Corporate emissions reduction targets across G7 countries are only ambitious enough to align with limiting global average temperature increase to 2.7°C above pre-industrial levels, falling well short of the Paris Agreement’s 1.5°C ambition needed to avoid the most significant effects of global warming, according to a new study released today by climate research provider and environmental disclosure platform CDP, and management consulting firm Oliver Wyman.

The analysis for the report as conducted using CDP’s temperature ratings, calculated by comparing the expected rate of change of company emissions based on publicly disclosed targets with science-based global warming pathways.

CDP is one of the founding organizations behind the Science Based Targets initiative (SBTi), one of the key organizations focused on aligning corporate environmental sustainability action with the global goals of limiting climate change, which assists companies in setting science-based emissions reduction targets, and assesses the alignment of the targets with global climate goals. SBTi recently tightened its criteria for approved climate targets to only accept targets aligned with its 1.5°C warming ambition, and also launched a Net Zero Standard to assess and certify company’s commitments to achieve net zero emissions.

According to the report, while a growing number of companies around the world are setting science-based climate targets, bringing down the implied temperature increase from corporate emissions, “not enough companies have embraced target setting and those that have are not nearly ambitious enough in their plans to reduce emissions.” Additionally, of those that have set targets, many only cover Scope 1 and 2 emissions, and fail to encompass value chain ‘Scope 3’ emissions, which often account for the most significant portion of company emissions footprints.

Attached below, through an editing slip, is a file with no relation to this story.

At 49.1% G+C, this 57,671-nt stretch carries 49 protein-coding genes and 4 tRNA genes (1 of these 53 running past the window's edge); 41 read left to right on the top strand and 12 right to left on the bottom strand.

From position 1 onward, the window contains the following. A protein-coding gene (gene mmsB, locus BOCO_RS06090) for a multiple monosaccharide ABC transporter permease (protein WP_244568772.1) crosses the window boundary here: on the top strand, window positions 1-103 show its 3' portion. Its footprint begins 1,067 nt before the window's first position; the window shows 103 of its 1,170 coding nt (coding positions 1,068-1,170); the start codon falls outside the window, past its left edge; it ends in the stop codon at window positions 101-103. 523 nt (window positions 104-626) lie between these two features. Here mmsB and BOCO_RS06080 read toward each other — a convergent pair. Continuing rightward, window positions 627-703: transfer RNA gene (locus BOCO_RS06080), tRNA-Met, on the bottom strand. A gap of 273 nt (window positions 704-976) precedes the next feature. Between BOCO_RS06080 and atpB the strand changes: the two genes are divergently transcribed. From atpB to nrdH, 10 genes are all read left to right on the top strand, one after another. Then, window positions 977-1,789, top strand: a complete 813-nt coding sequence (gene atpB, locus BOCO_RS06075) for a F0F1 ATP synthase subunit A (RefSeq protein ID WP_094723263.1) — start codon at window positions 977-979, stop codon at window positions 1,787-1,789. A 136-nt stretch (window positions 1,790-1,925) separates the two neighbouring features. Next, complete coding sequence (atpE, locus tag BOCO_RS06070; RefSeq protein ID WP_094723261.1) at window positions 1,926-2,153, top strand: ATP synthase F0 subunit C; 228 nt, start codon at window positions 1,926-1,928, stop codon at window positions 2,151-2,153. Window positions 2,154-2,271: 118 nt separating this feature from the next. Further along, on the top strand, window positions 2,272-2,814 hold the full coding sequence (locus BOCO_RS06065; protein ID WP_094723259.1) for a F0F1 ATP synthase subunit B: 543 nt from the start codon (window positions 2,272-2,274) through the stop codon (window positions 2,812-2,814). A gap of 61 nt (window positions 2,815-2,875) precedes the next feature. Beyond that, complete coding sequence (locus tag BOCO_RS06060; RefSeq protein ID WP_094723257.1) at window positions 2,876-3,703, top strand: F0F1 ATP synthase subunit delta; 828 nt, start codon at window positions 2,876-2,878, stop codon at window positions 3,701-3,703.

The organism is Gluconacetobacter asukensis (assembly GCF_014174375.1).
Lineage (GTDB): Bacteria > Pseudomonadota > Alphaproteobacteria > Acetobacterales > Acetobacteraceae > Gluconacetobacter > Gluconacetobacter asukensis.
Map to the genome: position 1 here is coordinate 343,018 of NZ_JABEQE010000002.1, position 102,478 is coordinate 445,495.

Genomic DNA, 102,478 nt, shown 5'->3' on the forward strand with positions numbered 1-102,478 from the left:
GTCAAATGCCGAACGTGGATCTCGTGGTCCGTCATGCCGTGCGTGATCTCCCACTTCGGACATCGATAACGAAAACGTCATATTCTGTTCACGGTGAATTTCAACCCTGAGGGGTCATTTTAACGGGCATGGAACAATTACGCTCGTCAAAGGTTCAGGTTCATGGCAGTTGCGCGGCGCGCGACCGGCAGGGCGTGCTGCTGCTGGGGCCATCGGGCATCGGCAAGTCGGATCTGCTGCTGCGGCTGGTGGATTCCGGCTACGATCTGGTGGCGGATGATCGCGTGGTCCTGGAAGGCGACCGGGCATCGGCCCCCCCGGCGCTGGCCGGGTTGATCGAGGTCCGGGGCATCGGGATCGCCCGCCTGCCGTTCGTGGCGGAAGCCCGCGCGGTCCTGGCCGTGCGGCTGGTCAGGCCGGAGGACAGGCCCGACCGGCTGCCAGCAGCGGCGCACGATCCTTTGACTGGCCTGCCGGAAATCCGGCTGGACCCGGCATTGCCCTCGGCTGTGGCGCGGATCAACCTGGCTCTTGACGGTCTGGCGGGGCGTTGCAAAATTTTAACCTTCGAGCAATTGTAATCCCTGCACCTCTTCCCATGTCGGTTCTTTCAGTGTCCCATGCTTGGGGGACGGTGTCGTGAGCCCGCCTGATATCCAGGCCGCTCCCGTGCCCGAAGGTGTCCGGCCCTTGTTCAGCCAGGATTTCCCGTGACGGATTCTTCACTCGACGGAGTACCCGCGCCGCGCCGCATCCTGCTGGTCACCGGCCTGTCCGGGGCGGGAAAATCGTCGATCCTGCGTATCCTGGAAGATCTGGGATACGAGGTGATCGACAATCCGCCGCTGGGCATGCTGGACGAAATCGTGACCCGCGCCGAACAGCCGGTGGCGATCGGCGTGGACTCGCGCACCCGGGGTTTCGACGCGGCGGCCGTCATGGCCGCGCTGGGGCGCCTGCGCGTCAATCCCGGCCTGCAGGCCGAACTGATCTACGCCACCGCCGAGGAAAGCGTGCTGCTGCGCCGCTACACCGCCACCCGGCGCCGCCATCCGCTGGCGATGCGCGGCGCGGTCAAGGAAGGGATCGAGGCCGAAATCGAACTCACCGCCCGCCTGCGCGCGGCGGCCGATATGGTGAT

The report found that the temperature increase for every G7 country’s corporate emissions ambitions is above the 1.5°C threshold. Germany and Italy have the lowest implied increases, at 2.2°C each, while the U.S., Japan and Canada rank worst, with implied increases of 2.8°C, 2.8°C and 3.0°C, respectively.

According to the study, 76% of Germany’s corporate emissions are covered by science-based targets, compared to 24% in the U.S., and only 4% in Canada.

By region, Europe is the closest to aligning with the Paris Agreement goals, with European companies overall aligned with a 2.4°C decarbonization pathway. Europe saw an 85% increase in the number of companies with science-based targets last year, leading to its aggregate corporate temperature rating declining by 0.3°C since 2021.

North American companies are on track for a 2.5°C, while Asian companies are on a 3°C path.

The report also highlighted the sectoral effects driving the differences in implied temperature tracks across regions. One of the sharpest differences occurred in the power generation sector, which is on a 1.9°C pathway in Europe, compared to 2.1°C in North America and 3.0°C in Asia. Similarly, the infrastructure sector in Europe is on track for 2.2°C, compared to 2.3°C in North America and 3.0°C in Asia.

Click here to access the CDP & Oliver Wyman report.

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